40 Years On Mars

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July 1, 2016 – NASA has sent several landers and rovers to learn about the atmosphere and surface of Mars over the past few decades and have learned a lot about the planet. The agency is even planning a future crewed mission using the Orion spacecraft. But much of the technology that enables these missions has its roots in a program known as Viking. Viking performed the first successful entry, descent and landing on Mars.

In 1969, NASA chose Martin Marietta (now Lockheed Martin) as the principal industrial contractor for Project Viking. The company was tasked with designing and building two Viking Mars landers, the entry systems, and the Titan III and Centaur rockets.

This image shows a Viking lander being lowered into a thermal-vacuum chamber near Denver. Image Credit: Lockheed Martin

This image shows a Viking lander being lowered into a thermal-vacuum chamber near Denver. Image Credit: Lockheed Martin

The twin Viking spacecraft were sent to Mars at a time when very little was known about the planet. NASA’s Viking 1 and 2 missions, each consisting of an orbiter and a lander, became the first space probes to obtain high resolution images of the Martian surface; characterize the structure and composition of the atmosphere and surface; and conduct on-the-spot biological tests for life on another planet. Viking data was the first to suggest that early Mars was very different from the present day planet.

The original landing date for Viking 1 was supposed to be on the nation’s bicentennial, July 4, 1976, but the original landing site appeared too rough and the team decided to give itself extra time to find a suitable landing site.

On July 20, 1976, the Viking 1 lander first settled onto the rocky Martian surface, and a few weeks later, Viking 2 did the same. The pair of spacecraft were originally designed to function for 90 days, but continued collecting data for nearly six and a half years. The landers accumulated 4,500 up-close images of the Martian surface. The accompanying orbiters provided more than 50,000 images and mapped 97 percent of the planet.

The surface of Mars as seen from the Viking 2 lander. Image Credit: NASA

The surface of Mars as seen from the Viking 2 lander. Image Credit: NASA

On July 16, visitors to the Wings Over The Rockies Air & Space Museum in Denver, Colorado, can meet with some of the team members who helped make Viking such a successful program. Team members will include those who served in roles from Science and Engineering to Testing and Mission Operations from the many institutes and NASA Centers that designed, built and operated all three craft – Titan IIIE, Orbiters and Landers. NASA Langley managed the Viking program from 1968 to 1978.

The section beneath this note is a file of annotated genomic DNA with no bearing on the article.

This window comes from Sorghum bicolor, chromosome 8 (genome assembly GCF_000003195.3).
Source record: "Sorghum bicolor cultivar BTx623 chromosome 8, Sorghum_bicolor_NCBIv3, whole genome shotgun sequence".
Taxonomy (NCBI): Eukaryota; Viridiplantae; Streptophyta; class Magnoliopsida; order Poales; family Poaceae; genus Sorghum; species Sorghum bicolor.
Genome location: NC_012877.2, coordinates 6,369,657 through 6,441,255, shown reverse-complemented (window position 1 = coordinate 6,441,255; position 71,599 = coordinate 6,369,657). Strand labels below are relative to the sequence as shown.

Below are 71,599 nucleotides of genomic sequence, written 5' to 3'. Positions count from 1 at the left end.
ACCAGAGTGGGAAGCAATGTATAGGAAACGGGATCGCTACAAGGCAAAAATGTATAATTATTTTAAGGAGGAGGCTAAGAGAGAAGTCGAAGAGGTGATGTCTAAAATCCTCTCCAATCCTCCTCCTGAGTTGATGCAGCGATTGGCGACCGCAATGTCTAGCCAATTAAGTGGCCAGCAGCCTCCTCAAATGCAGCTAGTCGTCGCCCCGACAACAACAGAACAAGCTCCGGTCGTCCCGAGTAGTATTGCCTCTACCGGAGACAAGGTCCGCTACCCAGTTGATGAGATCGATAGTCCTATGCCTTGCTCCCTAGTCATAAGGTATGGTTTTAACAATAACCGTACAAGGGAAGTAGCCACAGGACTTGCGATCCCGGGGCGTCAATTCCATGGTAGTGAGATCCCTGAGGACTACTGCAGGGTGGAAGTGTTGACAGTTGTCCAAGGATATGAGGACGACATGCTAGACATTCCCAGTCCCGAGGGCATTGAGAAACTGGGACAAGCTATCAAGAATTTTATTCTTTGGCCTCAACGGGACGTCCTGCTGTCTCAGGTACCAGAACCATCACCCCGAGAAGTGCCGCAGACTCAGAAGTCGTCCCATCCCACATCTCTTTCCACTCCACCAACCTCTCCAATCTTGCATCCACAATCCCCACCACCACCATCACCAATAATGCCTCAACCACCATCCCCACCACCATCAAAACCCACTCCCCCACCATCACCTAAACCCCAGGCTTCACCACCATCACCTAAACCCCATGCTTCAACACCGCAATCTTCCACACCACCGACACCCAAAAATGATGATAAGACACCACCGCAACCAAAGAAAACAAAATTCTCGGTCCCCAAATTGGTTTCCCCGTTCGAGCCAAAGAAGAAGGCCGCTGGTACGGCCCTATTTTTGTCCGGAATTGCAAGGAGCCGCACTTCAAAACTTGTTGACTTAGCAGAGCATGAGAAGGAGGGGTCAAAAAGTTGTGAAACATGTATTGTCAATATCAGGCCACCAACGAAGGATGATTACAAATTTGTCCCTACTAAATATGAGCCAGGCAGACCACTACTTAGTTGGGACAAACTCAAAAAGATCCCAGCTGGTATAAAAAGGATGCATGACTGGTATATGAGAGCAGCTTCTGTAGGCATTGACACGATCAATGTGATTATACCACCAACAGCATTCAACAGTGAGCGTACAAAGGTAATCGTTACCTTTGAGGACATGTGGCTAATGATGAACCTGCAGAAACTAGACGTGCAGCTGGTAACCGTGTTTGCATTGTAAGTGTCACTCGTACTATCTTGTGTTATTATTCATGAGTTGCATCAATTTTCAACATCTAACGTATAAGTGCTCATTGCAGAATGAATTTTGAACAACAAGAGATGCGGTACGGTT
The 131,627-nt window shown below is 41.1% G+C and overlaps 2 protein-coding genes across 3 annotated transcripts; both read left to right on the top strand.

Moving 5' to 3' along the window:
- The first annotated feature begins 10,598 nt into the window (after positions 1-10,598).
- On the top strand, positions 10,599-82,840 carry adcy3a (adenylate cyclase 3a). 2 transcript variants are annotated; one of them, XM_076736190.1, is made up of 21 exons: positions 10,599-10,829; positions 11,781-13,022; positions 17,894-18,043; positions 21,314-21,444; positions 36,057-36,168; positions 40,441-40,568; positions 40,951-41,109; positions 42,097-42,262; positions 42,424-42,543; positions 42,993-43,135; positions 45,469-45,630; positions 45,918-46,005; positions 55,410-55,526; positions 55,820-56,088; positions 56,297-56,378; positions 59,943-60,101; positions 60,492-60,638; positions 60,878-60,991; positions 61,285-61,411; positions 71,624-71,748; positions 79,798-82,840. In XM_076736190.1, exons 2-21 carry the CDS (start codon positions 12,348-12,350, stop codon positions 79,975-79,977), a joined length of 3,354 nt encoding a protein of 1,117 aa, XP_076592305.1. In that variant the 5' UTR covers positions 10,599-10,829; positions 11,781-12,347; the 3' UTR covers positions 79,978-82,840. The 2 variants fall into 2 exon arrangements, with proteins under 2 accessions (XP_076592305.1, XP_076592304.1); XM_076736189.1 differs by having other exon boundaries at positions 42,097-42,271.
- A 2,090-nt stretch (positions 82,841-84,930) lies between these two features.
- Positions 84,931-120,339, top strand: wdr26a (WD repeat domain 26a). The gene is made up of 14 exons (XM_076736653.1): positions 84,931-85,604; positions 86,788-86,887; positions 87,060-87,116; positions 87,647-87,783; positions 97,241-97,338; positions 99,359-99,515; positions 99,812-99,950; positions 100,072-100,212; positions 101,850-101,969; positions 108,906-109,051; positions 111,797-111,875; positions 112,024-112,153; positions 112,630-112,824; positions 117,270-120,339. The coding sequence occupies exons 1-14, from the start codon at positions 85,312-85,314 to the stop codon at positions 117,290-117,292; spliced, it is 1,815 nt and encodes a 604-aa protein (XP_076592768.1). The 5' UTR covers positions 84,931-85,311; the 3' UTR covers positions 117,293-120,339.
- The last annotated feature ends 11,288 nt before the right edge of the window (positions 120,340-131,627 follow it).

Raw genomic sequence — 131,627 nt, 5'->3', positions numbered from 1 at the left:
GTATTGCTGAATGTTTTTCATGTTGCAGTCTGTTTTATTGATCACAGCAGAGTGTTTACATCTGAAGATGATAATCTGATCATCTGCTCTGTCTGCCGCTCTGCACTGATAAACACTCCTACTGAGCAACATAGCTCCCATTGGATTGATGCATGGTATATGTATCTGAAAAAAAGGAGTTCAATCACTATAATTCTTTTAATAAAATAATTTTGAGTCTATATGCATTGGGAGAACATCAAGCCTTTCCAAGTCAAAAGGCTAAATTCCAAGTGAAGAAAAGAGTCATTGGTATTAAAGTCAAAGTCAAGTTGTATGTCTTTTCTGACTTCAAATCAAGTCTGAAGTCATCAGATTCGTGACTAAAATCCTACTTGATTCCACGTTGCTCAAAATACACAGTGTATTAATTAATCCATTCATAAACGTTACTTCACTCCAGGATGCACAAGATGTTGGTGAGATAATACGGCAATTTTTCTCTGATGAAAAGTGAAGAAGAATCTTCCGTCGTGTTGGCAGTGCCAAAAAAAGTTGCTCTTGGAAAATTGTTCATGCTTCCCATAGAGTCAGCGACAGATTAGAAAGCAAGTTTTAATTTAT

In addition, Steve Albers, Senior Research Associate at NOAA & CIRA and Viking Intern from 1976, will be presenting a 3D immersive Mars experience with custom integrated Viking and Curiosity surface information using HiRise imagery. Lockheed Martin representatives will also be on hand to share current and past Mars exploration history and plans.

From 10 a.m. – 4 p.m. the public can meet:

  • The real Viking Mission Team Members who served on the first mission to Mars’ surface. Team members served in roles from Science and Engineering to Testing and Mission Operations from the many institutes and NASA Centers that designed, built, and operated all three craft – Titan IIIE, Orbiters, and Landers

  • Award winning Space Authors/Journalists Leonard David and Andy Chaikin will be there to autograph books and share their insights with the public (bring your copy to sign)

  • Dr. Jim Rice of Mars Rovers Spirit and Opportunity will talk about the mission including current findings

  • Alejandro M. San Martin, JPL, Chief Engineer for the Guidance and Control

  • Matthew Reyes, maker, scientist, innovator and explorer shares a visual documentary of his experience

  • Founders of the Mars Underground and Case for Mars Conferences will share their history

  • Experience

  • Lockheed Martin will share current and past Mars exploration history and plans

  • Mars Challenge activities fun for the whole family provided by The Space Foundation

  • Steve Albers, Senior Research Associate at NOAA & CIRA and Viking Intern from 1976, will be presenting a 3D immersive Mars experience with custom integrated Viking and Curiosity surface information using HiRise imagery

  • The National History Day 2016 Junior Division State Finalists from WI share their Viking documentary film

  • Students from the University of Colorado Boulder will share their experiences on student based NASA science and engineering projects, rocketry and more

  • Talented 3D modelers and artists share their technical and artistic renderings inspired by Viking

  • Bring your friends, relatives and teachers to this action packed day to remember!

    For more information about this event, visit:

    http://wingsmuseum.org/event-calendar/viking-mars-missions-education-preservation-project/